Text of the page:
As opposed to our weekly wiring, the RaveTV crew split in two this week, one to cover the offense, one for the defense. Lauryn, Jeff, Terry and I were assigned to Ray Lewis and his band of brothers and we were treated to a chess match that would make Gary Kasparov proud. Ray vs. Peyton was special, but Reed vs. Manning became the main event as Ed snatched two interceptions and had a third tipped away. The defense continued to overwhelm the great Colts O and forced them into five field goal attempts. Unfortunately, Indy signed the greatest post-season kicker in history this past off-season and he made them all, including a 51-yard boot that bounced over the cross bar right to the left of Jeff and I. This is an easy pun, but things just seemed to be bouncing their way all day.

Holding the Colts to field goals kept the game within reach. But that’s just it; it was always within reach, but never in our grasp. That’s what made it so hard. The fans felt the same way we did on the sidelines. Swings of excitement would shake the stands every time the defense would get a stop, but the offense couldn’t overcome four turnovers. Credit to Ravens Nation, some of the signage in the stadium should receive Emmy consideration. Their were slogans that referenced the distant past - “19 Will Always Be Greater Than 18”; as well as those that referenced more recent history – an empty TV screen cut-out that read, “Pittsburgh’s view of the playoffs”.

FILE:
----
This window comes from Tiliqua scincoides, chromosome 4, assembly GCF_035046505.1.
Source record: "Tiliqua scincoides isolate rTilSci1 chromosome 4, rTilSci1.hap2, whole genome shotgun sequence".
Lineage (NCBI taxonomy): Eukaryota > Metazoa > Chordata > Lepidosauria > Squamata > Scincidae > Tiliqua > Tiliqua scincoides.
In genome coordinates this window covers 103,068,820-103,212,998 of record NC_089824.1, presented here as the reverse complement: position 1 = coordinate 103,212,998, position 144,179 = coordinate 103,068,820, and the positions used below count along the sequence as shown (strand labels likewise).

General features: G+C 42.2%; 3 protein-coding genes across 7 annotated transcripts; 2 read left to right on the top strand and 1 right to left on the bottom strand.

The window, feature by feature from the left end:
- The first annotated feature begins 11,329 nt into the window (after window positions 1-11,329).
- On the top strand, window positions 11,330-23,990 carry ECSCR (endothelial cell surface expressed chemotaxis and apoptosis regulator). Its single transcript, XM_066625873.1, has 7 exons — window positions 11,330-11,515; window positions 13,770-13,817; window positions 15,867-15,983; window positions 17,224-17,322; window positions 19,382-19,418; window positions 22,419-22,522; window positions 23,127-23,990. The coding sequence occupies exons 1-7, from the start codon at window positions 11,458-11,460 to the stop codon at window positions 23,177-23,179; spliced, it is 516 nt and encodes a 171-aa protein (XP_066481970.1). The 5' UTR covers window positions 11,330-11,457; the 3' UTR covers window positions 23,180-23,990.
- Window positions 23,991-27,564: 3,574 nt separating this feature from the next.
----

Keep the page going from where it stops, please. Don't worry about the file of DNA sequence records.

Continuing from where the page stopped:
When it was over, the game, our season, and my fairytale came to a sooner than expected finale. Once the pain wears off, I’m sure I will look back on the excitement of a once in a lifetime experience with joy. But there is no joy in Mudville, or at the top of Brewer’s Hill, so I now have to head back to my office at the Natty Boh Tower. It’s time to turn out the lights.

Friday, January 12, 2007

Playoffs Eve - Move On

Baltimore, MD - 1/12/07.

I confess.

On March 28th, 1984 I was three years old, lived in the suburbs of Northern New Jersey, and was still about three years away from laying eyes on my first football game (Super Bowl XXI from what I can remember). Clearly the Colts move in the middle of the night missed my sports radar but the local media and fans over the age of forty have been sure to fill me in on over the last few days.

I can’t imagine the pain. The suffering. The size of the pit in the collective stomachs of Baltimore football fans. I had my best friend move to Florida when I was in High School, which I think might have felt the same way, but only if the rest of New Jersey also considered him their best friend. Of course we didn’t even have our drivers licenses yet so I doubt he was able to meet that many people. Long story, well long, I suppose I can’t relate, which is why I have to advocate a new slogan for the next 24 hours, Move On.

Let me be clear. To Ravens fans and Colts historians alike, do not forget. Simply Move On. I know it’s not simple, but we have a new task at hand and only so much airtime on the local sports talk shows to talk about the game. It’s not worth dredging up the past. Park the backhoe in the garage and start looking to the future.

Exit10 lights up the Natty Boh Tower

The transformation has already begun. Purple has grown on this town. From the offices of Exit10 at the Natty Boh Tower to the Pagoda in Patterson Park; from the steps of City Hall to the storefronts of Dulaney Plaza; Baltimore County and beyond has a new look this winter and there’s not even a hint of a horseshoe. Unless of course you count the “Beat Indy” t-shirts being sold along Pratt St., with ‘Unitas 19’ on the back. Don’t fret; the shirts are only sold in black and purple. Johnny U will always play for Baltimore.